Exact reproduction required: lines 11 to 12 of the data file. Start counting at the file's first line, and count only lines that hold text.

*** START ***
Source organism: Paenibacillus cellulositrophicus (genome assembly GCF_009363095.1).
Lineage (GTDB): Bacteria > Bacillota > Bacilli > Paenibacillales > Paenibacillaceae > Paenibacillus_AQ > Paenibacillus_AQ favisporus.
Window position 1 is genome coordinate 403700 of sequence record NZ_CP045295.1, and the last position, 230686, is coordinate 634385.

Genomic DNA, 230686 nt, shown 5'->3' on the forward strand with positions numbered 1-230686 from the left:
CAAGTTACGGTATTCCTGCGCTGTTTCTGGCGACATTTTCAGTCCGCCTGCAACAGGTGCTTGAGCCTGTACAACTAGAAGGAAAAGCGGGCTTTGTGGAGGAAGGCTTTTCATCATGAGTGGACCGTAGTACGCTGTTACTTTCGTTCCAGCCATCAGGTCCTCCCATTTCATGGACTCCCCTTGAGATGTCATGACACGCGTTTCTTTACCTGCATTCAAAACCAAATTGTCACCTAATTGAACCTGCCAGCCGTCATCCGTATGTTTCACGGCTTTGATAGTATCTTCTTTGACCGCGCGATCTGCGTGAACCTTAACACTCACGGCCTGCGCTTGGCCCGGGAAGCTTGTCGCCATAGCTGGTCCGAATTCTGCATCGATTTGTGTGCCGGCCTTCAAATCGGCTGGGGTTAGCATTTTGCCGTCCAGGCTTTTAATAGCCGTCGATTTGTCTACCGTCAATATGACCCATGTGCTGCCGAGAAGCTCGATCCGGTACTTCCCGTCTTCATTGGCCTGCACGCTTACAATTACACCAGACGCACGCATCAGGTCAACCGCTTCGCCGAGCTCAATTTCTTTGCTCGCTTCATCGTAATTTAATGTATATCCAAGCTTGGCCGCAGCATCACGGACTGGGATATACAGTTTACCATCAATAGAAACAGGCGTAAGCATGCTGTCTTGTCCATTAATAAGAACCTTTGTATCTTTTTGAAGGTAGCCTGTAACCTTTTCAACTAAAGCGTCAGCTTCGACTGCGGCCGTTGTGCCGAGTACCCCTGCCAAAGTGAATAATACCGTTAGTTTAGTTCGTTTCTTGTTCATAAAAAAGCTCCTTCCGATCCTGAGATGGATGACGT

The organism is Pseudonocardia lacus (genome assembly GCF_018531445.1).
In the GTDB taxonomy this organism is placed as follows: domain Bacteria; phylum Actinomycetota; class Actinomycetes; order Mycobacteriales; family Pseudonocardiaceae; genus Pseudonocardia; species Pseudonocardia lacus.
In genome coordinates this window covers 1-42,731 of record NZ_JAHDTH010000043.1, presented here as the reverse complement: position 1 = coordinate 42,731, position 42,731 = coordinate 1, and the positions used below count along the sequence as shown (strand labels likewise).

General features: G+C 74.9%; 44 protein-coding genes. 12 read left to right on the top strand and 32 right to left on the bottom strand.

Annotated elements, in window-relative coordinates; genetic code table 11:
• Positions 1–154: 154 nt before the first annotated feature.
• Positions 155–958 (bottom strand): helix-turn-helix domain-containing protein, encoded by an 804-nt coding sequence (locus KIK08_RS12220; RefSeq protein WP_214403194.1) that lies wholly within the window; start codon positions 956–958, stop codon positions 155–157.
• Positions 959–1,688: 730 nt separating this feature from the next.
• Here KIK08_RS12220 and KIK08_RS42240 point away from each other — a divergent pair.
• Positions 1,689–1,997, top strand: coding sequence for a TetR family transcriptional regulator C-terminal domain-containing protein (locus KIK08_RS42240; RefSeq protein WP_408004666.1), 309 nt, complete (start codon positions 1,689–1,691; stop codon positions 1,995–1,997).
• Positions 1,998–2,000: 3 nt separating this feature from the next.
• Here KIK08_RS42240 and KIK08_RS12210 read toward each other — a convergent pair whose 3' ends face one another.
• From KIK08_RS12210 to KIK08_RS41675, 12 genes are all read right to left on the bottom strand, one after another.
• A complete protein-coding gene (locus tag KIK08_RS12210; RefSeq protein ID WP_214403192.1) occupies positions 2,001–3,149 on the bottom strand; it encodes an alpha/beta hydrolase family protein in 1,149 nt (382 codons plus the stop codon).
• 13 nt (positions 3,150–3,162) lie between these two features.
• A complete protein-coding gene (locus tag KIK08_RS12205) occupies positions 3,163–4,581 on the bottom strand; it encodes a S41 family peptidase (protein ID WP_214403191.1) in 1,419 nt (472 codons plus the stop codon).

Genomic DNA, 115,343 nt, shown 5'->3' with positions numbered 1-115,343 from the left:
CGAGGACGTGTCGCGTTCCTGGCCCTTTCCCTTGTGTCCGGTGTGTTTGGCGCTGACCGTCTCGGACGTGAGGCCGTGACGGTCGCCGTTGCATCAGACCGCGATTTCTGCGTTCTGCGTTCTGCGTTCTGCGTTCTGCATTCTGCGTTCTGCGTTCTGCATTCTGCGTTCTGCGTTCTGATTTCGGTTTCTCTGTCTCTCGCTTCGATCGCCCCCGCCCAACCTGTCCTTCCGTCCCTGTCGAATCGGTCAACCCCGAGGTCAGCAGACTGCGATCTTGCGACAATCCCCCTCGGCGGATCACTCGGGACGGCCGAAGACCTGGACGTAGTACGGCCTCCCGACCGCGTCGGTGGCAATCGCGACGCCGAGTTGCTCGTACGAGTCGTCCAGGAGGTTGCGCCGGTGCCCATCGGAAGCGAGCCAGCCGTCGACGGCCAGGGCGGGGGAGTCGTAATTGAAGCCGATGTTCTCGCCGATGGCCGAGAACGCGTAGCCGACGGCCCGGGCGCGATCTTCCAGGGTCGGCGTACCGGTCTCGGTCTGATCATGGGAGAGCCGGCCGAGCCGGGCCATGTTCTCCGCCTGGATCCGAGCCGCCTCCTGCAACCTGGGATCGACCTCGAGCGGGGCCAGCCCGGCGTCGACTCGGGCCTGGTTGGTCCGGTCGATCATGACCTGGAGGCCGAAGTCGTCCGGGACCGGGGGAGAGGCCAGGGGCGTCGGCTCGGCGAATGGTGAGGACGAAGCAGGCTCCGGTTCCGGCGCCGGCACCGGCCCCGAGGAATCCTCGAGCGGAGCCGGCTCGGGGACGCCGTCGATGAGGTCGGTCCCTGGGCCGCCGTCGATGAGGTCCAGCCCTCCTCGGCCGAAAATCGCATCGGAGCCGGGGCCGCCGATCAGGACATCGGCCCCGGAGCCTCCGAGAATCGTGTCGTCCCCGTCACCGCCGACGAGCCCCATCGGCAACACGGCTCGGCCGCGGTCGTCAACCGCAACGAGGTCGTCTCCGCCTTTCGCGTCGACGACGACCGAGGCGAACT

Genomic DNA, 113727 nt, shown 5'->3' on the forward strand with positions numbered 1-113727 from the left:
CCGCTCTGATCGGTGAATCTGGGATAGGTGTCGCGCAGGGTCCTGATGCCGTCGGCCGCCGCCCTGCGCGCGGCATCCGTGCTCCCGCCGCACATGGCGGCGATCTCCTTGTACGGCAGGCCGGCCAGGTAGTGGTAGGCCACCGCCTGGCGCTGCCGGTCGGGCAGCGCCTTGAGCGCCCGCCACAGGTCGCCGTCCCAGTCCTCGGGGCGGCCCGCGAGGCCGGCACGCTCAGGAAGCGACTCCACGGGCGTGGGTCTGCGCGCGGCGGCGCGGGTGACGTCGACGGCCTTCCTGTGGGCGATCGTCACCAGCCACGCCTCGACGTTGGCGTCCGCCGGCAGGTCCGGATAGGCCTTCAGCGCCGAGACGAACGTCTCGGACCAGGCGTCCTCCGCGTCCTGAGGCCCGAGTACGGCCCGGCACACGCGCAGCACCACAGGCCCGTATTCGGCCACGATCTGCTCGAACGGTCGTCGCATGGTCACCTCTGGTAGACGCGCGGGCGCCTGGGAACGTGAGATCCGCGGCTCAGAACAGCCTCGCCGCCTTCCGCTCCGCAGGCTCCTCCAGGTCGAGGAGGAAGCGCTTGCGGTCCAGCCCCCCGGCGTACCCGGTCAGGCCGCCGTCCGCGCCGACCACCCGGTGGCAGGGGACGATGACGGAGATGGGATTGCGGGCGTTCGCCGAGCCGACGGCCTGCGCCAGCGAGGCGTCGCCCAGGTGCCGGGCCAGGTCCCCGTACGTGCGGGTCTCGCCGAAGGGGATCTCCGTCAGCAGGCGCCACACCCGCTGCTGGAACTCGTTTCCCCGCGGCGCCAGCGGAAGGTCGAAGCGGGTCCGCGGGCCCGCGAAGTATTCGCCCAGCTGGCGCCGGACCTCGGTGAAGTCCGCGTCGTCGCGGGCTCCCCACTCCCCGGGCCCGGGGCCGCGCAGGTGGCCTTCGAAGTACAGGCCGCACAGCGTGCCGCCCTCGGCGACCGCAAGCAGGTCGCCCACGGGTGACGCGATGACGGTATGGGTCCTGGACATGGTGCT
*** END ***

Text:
• Positions 1–154: 154 nt before the first annotated feature.
• Positions 155–958 (bottom strand): helix-turn-helix domain-containing protein, encoded by an 804-nt coding sequence (locus KIK08_RS12220; RefSeq protein WP_214403194.1) that lies wholly within the window; start codon positions 956–958, stop codon positions 155–157.